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. Technological Innovations Fuel Production Of Advanced Biofuels In Latin America

Domestic biofuel production could eliminate or reduce issues related to vegetable oil unavailability and price volatility and thereby stabilize trade balance.
by Staff Writers
Buenos Aires, Argentina (SPX) Jul 16, 2008
Latin America, with its abundant natural resources for biofuel production, has become a hot destination for biofuels suppliers and end users.

This region is all set to benefit from the increasing need for alternative, sustainable, and environment-friendly fuels, since rising oil prices and stringent environmental regulations have made the use of biofuels imperative.

New analysis from Frost and Sullivan, Latin American Market for Second and Third Generation Biofuels, finds that the biofuels market in Latin America could witness a significant boost due to the development of alternative technologies such as the second and third generation biofuels.

Fuel consumption has been rising in many countries around the world, irrespective of their economic performance. It is vital for suppliers to maintain the ongoing supply, while lowering costs and minimizing negative social, economic, and environmental impacts. Novel biofuel technologies, such as the second and third generation (2G and 3G), should be explored as potential solutions to these requirements.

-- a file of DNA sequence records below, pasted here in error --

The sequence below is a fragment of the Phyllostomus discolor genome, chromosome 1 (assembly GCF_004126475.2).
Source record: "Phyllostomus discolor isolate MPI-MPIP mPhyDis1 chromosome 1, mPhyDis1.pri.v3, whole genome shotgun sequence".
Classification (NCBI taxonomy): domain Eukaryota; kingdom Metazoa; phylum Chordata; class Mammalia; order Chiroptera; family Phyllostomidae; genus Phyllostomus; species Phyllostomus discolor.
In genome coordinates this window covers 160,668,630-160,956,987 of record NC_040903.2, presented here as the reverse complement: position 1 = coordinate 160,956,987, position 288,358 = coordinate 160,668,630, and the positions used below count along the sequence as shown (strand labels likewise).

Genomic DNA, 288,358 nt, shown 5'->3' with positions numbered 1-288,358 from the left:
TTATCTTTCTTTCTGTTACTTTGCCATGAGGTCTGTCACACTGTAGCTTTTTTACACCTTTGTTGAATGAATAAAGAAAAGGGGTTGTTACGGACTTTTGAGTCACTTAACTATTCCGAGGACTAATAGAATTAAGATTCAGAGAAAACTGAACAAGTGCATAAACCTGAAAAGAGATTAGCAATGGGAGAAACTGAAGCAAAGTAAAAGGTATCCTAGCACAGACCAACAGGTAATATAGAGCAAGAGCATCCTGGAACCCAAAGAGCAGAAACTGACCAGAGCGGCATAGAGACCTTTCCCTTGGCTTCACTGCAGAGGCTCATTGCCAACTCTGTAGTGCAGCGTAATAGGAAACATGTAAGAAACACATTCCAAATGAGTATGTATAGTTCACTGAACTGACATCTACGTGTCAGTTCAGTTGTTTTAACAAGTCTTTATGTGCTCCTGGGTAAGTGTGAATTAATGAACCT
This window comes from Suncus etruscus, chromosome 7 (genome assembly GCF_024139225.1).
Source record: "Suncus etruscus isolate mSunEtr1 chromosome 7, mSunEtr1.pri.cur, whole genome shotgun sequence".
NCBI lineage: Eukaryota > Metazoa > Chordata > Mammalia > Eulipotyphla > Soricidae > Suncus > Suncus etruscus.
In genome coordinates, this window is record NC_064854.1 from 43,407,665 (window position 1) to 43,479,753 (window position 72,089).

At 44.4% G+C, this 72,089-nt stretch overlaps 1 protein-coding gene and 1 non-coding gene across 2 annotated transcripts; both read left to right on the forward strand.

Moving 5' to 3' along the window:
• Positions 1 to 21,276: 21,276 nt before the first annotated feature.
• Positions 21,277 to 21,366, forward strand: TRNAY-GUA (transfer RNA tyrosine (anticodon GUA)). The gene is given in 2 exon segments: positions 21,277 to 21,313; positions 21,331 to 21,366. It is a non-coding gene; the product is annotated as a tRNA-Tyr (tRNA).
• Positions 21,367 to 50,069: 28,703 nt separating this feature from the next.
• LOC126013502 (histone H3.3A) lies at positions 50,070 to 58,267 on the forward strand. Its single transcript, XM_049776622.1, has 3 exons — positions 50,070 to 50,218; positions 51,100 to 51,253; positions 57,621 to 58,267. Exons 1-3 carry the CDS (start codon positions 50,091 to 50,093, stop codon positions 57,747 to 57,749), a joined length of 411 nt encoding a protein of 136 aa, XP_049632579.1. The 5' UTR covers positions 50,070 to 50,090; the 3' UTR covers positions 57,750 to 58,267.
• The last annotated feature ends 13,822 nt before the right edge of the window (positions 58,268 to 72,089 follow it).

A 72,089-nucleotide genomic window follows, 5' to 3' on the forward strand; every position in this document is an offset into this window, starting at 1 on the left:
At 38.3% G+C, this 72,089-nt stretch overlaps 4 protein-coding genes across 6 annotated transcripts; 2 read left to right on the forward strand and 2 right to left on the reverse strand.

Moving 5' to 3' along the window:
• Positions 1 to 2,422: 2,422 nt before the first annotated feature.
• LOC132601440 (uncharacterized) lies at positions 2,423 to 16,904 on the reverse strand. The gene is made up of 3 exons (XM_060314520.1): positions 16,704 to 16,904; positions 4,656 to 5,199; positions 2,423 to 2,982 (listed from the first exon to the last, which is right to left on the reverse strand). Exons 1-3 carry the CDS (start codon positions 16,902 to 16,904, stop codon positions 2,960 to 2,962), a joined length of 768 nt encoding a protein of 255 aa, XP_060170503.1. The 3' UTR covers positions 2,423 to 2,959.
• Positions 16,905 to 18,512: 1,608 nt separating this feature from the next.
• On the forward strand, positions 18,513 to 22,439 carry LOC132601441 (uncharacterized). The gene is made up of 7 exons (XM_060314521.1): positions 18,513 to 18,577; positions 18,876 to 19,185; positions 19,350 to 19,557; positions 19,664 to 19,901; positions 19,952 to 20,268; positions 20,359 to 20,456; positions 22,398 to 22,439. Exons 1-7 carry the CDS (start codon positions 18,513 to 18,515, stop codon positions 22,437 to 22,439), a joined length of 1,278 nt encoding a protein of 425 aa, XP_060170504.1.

"2G and 3G biofuels could greatly help diminish the risk of food-biofuel competition," says Jorge De Rosa, Industry Analyst at Frost and Sullivan. "New biofuel technologies, employing alternative inputs, create opportunities for utilizing other sources and inputs for biodiesel production."

Domestic biofuel production could eliminate or reduce issues related to vegetable oil unavailability and price volatility and thereby stabilize trade balance. Additionally, biofuel production can also alleviate the economic situation in Latin America by creating employment opportunities and lowering energy prices.

Although biofuel production has several benefits, manufacturers are under pressure to increase yields, while avoiding the negative fallouts of high water usage and eventual competition with food crops farmers for land.

In this sense, biofuel companies are looking for a way out of this situation by constantly developing production techniques that will help them comply with sustainable development requirements, diminish production costs, increase efficiency and moderate the food-biofuels competition. 2G and 3G technologies are expected to greatly help in this endeavor.

"For instance, in the case of sugarcane ethanol, the lignocellulosic process can increase productivity by 25 to 35 percent," notes De Rosa. "Therefore, using the same plantation area and sugarcane tonnage, the biofuel producer will be able to produce a much higher volume of fuel."

While traditional biofuels are made from feedstock crops, 2G and 3G are produced using non-food crops such as the stalks of wheat and corn, special biomass crops, and waste biomass.

"These processes could utilize the waste products of current food-based agriculture to manufacture fuel in a sustained manner," observes De Rosa. "Pilot plants have already been established for the production of ethanol from wheat straw and syn-diesel from wood chippings."

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